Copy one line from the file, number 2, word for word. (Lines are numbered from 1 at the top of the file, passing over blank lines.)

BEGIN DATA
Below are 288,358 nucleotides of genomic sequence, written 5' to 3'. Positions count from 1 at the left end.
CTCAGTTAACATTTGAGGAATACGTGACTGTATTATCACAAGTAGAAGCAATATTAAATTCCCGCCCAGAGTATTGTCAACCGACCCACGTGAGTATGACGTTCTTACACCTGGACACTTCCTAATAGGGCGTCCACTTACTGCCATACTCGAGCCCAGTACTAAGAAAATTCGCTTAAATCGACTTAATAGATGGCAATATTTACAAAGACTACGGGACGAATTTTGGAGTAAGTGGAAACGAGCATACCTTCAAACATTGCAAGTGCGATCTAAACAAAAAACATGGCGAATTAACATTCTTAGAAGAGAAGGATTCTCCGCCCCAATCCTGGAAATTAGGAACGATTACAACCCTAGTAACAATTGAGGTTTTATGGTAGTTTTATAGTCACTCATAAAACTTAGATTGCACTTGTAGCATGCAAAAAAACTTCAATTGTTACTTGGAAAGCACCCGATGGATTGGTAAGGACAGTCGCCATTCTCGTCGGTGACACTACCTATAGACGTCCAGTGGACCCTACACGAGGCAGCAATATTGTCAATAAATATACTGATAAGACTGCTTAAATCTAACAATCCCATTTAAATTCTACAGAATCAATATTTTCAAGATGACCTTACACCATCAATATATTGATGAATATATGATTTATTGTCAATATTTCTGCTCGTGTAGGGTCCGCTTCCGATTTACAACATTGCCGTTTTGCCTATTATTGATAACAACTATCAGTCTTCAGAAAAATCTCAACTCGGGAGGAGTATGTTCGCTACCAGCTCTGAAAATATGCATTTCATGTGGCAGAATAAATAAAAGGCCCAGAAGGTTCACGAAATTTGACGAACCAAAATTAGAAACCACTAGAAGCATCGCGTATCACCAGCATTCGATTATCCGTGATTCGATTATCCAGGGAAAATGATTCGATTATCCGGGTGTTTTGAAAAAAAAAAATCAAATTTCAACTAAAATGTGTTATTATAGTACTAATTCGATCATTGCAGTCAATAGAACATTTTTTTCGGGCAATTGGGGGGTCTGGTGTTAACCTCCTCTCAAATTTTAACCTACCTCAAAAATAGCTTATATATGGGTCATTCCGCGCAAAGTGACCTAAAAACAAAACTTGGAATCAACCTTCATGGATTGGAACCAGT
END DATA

CTCAGTTAACATTTGAGGAATACGTGACTGTATTATCACAAGTAGAAGCAATATTAAATTCCCGCCCAGAGTATTGTCAACCGACCCACGTGAGTATGACGTTCTTACACCTGGACACTTCCTAATAGGGCGTCCACTTACTGCCATACTCGAGCCCAGTACTAAGAAAATTCGCTTAAATCGACTTAATAGATGGCAATATTTACAAAGACTACGGGACGAATTTTGGAGTAAGTGGAAACGAGCATACCTTCAAACATTGCAAGTGCGATCTAAACAAAAAACATGGCGAATTAACATTCTTAGAAGAGAAGGATTCTCCGCCCCAATCCTGGAAATTAGGAACGATTACAACCCTAGTAACAATTGAGGTTTTATGGTAGTTTTATAGTCACTCATAAAACTTAGATTGCACTTGTAGCATGCAAAAAAACTTCAATTGTTACTTGGAAAGCACCCGATGGATTGGTAAGGACAGTCGCCATTCTCGTCGGTGACACTACCTATAGACGTCCAGTGGACCCTACACGAGGCAGCAATATTGTCAATAAATATACTGATAAGACTGCTTAAATCTAACAATCCCATTTAAATTCTACAGAATCAATATTTTCAAGATGACCTTACACCATCAATATATTGATGAATATATGATTTATTGTCAATATTTCTGCTCGTGTAGGGTCCGCTTCCGATTTACAACATTGCCGTTTTGCCTATTATTGATAACAACTATCAGTCTTCAGAAAAATCTCAACTCGGGAGGAGTATGTTCGCTACCAGCTCTGAAAATATGCATTTCATGTGGCAGAATAAATAAAAGGCCCAGAAGGTTCACGAAATTTGACGAACCAAAATTAGAAACCACTAGAAGCATCGCGTATCACCAGCATTCGATTATCCGTGATTCGATTATCCAGGGAAAATGATTCGATTATCCGGGTGTTTTGAAAAAAAAAAATCAAATTTCAACTAAAATGTGTTATTATAGTACTAATTCGATCATTGCAGTCAATAGAACATTTTTTTCGGGCAATTGGGGGGTCTGGTGTTAACCTCCTCTCAAATTTTAACCTACCTCAAAAATAGCTTATATATGGGTCATTCCGCGCAAAGTGACCTAAAAACAAAACTTGGAATCAACCTTCATGGATTGGAACCAGT